It was my first journalism job after graduate school and, a few years into it, the first time I’d be “closing” the magazine on my own. Some months earlier, I’d been promoted to managing editor, and I was thrilled. Now, my editor-in-chief (Kerry) was heading off on vacation, leaving me the reins and, along with them, responsibility for approving the final page layouts before sending them to the printer.
A week or two later, when the first batch of issues arrived, Kerry (now back from vacation) called me into her office, tossed an issue at me, and told me to take a look at the cover.
I read it over once and didn’t notice anything (though I knew there must be something). Then, I read it again and my heart sank. Typo … on the cover. In the few words I had to create and proof for the cover, I’d let an error slip through and, in doing so, had totally failed at the task to which I’d been appointed.
Kerry was not happy. “John (our publisher),” she said with frustration, “wants to approve every cover now.”
So, I’d accomplished quite a lot. First off, Kerry now thought I was far less responsible than she had before, and probably questioned her judgment of promoting me in the first place. And secondly, John thought less of both of us and thus wanted to insert himself into the editorial process, something journalists dislike very much.
I was really devastated, and felt tremendous guilt at what I’d done and the effects of it. And I don’t think it’s hyperbole to say that Kerry, in the aftermath, could have really turned my career in a different direction if she’d have handled things differently; if she’d given into her frustration and sent her anger my way; if she’d vented her spleen by breaking me down and destroying whatever confidence I had left.
But she didn’t.
While I don’t remember any big hug or kumbaya moment, I also know I didn’t lose my job or get demoted, or even largely cut out of the managerial loop. I just remember life and work moving on, and everyone seeming to accept that I’d made a mistake, but it didn’t mean I should be discarded with the flawed issues they trashed.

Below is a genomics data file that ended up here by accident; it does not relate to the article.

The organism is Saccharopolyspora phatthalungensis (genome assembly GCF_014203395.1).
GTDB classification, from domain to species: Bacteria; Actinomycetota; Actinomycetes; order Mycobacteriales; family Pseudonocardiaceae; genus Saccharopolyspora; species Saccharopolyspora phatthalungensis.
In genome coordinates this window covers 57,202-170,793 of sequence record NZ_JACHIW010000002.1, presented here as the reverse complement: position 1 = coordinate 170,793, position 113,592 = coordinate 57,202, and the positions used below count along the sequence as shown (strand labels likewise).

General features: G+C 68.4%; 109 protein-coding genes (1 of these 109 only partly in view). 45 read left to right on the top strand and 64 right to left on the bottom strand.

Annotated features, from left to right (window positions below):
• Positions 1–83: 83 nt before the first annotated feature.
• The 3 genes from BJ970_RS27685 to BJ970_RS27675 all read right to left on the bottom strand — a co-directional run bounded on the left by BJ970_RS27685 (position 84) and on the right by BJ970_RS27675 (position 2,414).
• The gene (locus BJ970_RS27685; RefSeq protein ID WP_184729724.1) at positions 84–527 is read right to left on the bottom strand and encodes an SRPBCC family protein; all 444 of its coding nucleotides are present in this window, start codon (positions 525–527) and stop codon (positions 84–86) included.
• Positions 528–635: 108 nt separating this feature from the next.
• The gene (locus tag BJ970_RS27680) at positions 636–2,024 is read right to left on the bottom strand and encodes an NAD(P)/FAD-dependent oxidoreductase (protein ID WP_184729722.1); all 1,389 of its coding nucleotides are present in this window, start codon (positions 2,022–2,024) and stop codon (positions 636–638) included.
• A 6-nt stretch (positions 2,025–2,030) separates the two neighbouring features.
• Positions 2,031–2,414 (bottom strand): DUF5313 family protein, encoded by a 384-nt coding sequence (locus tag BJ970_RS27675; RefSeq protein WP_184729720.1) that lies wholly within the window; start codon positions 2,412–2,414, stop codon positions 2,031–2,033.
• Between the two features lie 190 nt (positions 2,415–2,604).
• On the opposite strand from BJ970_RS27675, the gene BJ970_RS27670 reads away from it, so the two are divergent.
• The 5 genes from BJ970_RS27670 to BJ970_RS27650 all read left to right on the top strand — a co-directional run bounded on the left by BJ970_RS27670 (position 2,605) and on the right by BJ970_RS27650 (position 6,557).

Life turns on such dimes. I thought of this inflection point recently while listening to “1776” by David McCullough, as he covered an incident George Washington had with one of his generals, Nathanael Greene. Green was young and, well, green, but Washington saw his copious talents and made him a major general early in the war. But as with many young folks who get their first big opportunity, he wasn’t perfect. Specifically on Oct. 25, 1776, Greene recommended to Washington that the continental army hold Fort Washington in the face of encroaching British troops.
Washington accepted the advice, but the Fort was overrun shortly thereafter with the loss of many men and materiel. However, in spite of this major disaster and the political flack that came down on Washington because of it, he didn’t scapegoat or sack Greene.
“Washington had failed to override Greene’s judgment and make a clear decision of his own and, as commander in chief, he was, of course, ultimately responsible. Washington never blamed himself for the loss of Fort Washington, but then he never openly blamed Greene, which he could have. He said only that he had acted on the judgment of others. Nor, importantly did he fire Greene or shuffle him off to some out of the way or meaningless command. He undoubtedly thought less of the young general than he had before, still he knew Greene’s strengths …
“Washington needed Greene. He knew that Greene, like (Henry) Knox, would never give up, never walk away any more than he would, or lose sight of what the war was about, any more than he would. Washington would repay loyalty with loyalty and this, after so many bad decisions, was one of his wisest decisions, ever.”
And so keep in mind that when one of your best and brightest falls on his or her face, it won’t mark the first time someone with so much potential has shown so much fallibility. So take deep breath, put things into perspective and, perhaps, forgive. It made all the difference to me.